Meta Descriptions - Meta descriptions are handcrafted text snippets that are part of a webpage’s code. They appear beneath the title tag in organic search results. Well-written meta descriptions include keywords that entice searchers to click through.
Title Tags - Title tags are a key aspect of organic rankings. Be sure to naturally incorporate keywords such as geographic location in your title tags — don’t stuff or force keywords.
Image Tags - Tagging images with relevant keywords and attributes help to improve local search rankings. It’s also helpful to include geo-tagging and Exchangeable Image File (EXIF) data, keep in mind that images taken with a smartphone or smart device often automatically add geotags.
Online Review and Social Signals
Google does look at reviews when determining relevance, so the more reviews you can secure on the products and services you are known the better. Make sure to solicit reviews from delighted and loyal customers.
A good example of this is in cases where attributes a searcher might be looking for are based on customer discretion, like “best sushi.” When a customer searches “best sushi” not only does the search result pull sushi restaurants that have four or more stars, it also factors in reviews that use the word “best sushi” in the reviewers comments to find the most relevant search results.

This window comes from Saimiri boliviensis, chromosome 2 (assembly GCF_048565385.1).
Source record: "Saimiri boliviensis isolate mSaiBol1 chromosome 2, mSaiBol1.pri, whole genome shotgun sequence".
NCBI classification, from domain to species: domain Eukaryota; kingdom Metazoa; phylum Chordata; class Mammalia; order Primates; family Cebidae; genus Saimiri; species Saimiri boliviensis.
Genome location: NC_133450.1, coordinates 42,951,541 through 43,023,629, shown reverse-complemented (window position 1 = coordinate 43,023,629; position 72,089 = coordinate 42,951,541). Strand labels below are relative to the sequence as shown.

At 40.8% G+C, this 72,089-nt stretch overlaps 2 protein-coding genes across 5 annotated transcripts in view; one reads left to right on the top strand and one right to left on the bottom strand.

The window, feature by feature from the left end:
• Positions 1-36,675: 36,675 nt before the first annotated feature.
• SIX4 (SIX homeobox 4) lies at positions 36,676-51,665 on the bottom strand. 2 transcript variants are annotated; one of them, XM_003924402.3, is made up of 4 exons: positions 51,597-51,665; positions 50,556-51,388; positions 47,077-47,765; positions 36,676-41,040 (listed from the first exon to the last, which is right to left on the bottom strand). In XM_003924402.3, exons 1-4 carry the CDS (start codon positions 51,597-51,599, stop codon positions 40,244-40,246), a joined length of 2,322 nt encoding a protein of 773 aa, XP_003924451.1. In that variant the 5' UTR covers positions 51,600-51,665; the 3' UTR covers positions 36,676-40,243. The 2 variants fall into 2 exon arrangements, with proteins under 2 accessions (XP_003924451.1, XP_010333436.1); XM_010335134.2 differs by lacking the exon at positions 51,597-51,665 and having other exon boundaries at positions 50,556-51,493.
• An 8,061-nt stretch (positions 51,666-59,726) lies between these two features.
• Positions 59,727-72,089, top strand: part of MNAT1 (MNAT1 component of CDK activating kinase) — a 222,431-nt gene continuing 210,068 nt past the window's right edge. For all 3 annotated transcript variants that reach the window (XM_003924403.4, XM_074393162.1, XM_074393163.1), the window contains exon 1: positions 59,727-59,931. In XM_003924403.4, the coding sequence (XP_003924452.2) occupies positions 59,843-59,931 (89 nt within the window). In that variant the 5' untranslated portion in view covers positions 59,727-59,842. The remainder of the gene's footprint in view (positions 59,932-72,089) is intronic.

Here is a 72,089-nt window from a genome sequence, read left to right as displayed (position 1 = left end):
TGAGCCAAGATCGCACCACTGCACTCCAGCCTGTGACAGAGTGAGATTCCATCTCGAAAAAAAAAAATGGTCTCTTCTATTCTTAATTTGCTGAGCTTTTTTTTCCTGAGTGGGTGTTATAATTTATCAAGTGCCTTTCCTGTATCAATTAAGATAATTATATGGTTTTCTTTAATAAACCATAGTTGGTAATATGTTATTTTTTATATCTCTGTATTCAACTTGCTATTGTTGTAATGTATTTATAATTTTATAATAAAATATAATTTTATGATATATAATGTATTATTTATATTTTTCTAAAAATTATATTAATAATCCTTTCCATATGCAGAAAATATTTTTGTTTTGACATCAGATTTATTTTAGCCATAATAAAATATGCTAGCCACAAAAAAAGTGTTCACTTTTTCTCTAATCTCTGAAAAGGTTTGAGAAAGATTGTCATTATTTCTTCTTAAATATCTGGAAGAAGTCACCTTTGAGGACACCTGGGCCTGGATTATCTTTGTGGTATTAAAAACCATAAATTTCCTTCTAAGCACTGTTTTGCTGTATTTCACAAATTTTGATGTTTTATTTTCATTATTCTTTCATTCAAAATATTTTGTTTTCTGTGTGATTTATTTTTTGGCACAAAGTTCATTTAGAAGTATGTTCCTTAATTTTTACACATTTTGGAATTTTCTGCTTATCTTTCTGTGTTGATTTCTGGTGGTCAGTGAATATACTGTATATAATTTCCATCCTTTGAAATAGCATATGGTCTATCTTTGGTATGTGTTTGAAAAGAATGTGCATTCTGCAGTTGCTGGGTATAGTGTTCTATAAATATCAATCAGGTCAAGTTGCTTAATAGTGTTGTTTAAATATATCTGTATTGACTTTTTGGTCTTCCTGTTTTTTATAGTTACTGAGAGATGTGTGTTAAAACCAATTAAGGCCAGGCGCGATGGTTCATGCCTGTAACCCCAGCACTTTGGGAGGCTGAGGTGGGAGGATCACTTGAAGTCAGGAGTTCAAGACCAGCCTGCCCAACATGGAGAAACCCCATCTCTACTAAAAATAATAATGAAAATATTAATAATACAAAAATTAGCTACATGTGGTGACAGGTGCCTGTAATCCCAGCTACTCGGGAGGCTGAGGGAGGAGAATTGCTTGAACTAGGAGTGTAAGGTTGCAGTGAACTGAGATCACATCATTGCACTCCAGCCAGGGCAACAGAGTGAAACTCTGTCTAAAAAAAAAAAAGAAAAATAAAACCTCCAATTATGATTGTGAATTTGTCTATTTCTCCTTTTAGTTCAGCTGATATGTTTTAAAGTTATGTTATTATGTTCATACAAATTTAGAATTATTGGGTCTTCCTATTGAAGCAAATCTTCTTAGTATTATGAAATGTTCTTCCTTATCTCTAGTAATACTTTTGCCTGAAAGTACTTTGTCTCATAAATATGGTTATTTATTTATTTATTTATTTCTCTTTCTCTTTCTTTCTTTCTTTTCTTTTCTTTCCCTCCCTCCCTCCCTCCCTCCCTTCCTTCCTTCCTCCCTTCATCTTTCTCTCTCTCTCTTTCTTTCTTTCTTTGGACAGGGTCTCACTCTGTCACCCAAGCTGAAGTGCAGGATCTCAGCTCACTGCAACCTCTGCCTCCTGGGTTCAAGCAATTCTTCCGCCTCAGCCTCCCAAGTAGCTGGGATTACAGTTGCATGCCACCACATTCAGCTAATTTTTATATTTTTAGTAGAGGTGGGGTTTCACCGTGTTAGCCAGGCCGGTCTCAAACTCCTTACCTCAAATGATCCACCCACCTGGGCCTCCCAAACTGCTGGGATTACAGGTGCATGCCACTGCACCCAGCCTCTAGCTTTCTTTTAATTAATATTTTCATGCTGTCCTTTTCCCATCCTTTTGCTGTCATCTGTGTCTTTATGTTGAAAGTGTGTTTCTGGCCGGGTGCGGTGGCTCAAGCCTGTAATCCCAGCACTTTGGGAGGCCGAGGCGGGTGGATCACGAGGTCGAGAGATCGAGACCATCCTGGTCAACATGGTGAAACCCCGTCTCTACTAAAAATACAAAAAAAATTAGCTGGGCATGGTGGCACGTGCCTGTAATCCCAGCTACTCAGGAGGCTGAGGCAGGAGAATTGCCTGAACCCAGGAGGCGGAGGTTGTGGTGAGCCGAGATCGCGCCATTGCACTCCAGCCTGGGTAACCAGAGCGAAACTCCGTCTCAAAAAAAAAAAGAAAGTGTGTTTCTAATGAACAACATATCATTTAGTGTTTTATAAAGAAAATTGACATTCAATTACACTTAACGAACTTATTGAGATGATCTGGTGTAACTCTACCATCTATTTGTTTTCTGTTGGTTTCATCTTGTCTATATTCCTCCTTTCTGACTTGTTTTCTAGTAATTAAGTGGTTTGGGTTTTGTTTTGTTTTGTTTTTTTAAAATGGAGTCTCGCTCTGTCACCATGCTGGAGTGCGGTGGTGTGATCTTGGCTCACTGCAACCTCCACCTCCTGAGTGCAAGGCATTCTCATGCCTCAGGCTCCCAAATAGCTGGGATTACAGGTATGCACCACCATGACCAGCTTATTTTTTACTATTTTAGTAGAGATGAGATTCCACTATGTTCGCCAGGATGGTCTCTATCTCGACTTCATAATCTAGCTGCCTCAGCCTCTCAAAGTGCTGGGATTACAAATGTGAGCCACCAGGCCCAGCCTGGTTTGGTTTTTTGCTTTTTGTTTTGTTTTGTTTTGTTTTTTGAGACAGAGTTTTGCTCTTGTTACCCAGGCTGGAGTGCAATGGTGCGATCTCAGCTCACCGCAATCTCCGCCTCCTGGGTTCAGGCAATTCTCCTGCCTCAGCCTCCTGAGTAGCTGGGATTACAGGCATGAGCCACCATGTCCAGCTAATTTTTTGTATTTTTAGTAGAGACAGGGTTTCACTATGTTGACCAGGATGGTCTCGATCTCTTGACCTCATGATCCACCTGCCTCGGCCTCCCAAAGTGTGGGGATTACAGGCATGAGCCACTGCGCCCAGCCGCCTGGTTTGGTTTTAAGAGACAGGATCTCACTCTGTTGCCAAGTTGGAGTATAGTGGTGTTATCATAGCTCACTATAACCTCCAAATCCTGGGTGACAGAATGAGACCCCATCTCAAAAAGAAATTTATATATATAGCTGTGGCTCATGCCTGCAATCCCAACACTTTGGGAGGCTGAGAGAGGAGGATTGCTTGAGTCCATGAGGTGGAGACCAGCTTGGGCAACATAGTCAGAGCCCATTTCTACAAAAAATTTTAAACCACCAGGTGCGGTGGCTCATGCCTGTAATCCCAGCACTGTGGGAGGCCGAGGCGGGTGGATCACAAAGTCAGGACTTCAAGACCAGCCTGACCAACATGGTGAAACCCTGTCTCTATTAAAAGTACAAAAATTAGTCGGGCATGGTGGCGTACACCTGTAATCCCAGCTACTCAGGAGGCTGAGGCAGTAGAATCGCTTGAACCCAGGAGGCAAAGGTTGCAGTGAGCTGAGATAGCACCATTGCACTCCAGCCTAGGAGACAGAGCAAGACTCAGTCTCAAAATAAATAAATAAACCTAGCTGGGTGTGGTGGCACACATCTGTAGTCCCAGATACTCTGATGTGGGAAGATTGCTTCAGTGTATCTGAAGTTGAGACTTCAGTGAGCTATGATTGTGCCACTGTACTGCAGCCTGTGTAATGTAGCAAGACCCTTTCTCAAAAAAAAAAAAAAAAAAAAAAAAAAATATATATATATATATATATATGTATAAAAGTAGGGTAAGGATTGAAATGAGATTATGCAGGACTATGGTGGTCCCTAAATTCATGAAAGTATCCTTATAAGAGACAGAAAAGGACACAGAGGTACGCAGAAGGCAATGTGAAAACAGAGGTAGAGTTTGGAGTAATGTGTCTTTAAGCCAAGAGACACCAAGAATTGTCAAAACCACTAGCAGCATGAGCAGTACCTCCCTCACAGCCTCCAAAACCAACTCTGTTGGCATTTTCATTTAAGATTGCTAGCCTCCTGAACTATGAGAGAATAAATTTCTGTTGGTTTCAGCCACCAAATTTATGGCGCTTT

While there is debate on whether or not keywords in review responses are factored into Google’s algorithm when determining relevance, it can’t hurt to add keywords into your review responses to drive relevance scores in the customers mind or emphasize a point made by a reviewer. If a customer leaves a comment like “Best sushi in Phoenix hands down!” you could respond with something like this: “We are so glad to hear you enjoyed your meal – we pride ourselves on bringing you the best sushi in Phoenix with the highest quality seafood.” Also, when posting to local social pages, weave in your top keywords in any posts.
3 - Prominence
Google defines prominence by how well-regarded and popular a business is in their local market. Features like review and citation volume — the number of quality listings — affect prominence.
Review Volume and Business Responses
The more reviews and positive ratings a business has, the higher the business will rank in local searches. Google considers several factors related to reviews, including:
Volume of reviews and average star rating
Business response ratio (how many reviews a business comments on)